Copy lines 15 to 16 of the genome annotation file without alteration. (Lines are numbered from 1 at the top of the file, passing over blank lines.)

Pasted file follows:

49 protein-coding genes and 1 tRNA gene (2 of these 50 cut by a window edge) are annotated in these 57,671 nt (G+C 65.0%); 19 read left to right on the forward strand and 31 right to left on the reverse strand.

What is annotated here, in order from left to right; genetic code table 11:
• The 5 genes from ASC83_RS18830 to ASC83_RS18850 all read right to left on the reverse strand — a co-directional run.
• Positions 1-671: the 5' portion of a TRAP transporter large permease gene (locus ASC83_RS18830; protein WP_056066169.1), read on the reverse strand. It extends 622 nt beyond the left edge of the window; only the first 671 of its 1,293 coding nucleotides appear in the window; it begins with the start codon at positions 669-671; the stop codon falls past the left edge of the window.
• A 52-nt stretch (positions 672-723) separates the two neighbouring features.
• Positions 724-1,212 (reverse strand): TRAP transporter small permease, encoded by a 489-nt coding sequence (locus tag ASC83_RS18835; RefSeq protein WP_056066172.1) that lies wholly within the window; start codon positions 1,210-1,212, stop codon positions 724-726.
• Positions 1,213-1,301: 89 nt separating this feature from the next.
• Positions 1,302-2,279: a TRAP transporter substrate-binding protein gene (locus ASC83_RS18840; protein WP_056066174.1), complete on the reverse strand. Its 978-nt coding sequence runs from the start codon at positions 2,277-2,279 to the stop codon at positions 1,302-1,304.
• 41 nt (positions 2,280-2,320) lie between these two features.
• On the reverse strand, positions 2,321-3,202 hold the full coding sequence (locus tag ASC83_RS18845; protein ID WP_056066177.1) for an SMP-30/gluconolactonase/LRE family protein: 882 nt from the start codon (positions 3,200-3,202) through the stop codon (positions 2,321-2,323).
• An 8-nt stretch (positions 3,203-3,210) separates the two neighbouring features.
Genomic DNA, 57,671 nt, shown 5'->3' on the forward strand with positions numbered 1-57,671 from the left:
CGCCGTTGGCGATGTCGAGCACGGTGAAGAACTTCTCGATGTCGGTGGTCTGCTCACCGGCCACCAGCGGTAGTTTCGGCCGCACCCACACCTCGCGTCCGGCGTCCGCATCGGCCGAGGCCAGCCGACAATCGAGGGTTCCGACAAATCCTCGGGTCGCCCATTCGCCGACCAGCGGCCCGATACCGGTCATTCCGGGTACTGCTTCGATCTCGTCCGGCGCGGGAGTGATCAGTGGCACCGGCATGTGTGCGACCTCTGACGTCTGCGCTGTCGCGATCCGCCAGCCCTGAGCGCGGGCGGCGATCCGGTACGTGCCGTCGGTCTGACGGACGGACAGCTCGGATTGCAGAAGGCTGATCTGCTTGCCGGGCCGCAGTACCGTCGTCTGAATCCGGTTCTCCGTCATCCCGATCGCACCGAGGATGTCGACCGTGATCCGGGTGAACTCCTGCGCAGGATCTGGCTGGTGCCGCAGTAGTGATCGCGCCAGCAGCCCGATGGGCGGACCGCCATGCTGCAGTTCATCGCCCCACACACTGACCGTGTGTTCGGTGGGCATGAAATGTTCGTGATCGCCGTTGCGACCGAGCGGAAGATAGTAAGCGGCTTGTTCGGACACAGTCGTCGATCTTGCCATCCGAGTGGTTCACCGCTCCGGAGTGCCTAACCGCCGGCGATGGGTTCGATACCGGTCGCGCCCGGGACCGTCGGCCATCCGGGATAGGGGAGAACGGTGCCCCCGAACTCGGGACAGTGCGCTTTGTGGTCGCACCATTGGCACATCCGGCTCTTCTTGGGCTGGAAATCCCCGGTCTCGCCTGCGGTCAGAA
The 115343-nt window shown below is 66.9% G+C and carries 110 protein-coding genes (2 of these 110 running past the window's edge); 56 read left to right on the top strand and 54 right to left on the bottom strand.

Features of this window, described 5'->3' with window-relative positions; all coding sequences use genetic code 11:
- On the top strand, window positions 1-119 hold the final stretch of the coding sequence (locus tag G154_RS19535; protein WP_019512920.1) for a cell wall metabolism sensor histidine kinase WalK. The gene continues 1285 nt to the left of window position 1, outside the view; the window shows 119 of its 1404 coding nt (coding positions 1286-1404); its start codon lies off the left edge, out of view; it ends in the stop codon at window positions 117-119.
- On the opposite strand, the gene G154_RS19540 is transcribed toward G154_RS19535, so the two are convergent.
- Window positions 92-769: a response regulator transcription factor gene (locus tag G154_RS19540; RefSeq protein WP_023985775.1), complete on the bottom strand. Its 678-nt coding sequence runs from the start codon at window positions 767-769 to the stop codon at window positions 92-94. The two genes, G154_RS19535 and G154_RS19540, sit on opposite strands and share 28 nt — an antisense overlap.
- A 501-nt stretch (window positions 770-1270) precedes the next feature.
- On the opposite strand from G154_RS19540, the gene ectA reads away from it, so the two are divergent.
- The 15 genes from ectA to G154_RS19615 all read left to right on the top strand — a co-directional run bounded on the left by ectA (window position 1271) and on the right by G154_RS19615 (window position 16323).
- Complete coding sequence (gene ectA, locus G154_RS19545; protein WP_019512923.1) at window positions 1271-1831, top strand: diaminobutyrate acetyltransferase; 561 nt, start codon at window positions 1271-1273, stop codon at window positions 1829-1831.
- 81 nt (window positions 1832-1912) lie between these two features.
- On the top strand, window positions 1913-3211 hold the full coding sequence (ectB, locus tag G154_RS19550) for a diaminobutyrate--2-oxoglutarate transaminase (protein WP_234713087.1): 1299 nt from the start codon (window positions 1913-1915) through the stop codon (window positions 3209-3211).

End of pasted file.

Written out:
Features of this window, described 5'->3' with window-relative positions; all coding sequences use genetic code 11:
- On the top strand, window positions 1-119 hold the final stretch of the coding sequence (locus tag G154_RS19535; protein WP_019512920.1) for a cell wall metabolism sensor histidine kinase WalK. The gene continues 1285 nt to the left of window position 1, outside the view; the window shows 119 of its 1404 coding nt (coding positions 1286-1404); its start codon lies off the left edge, out of view; it ends in the stop codon at window positions 117-119.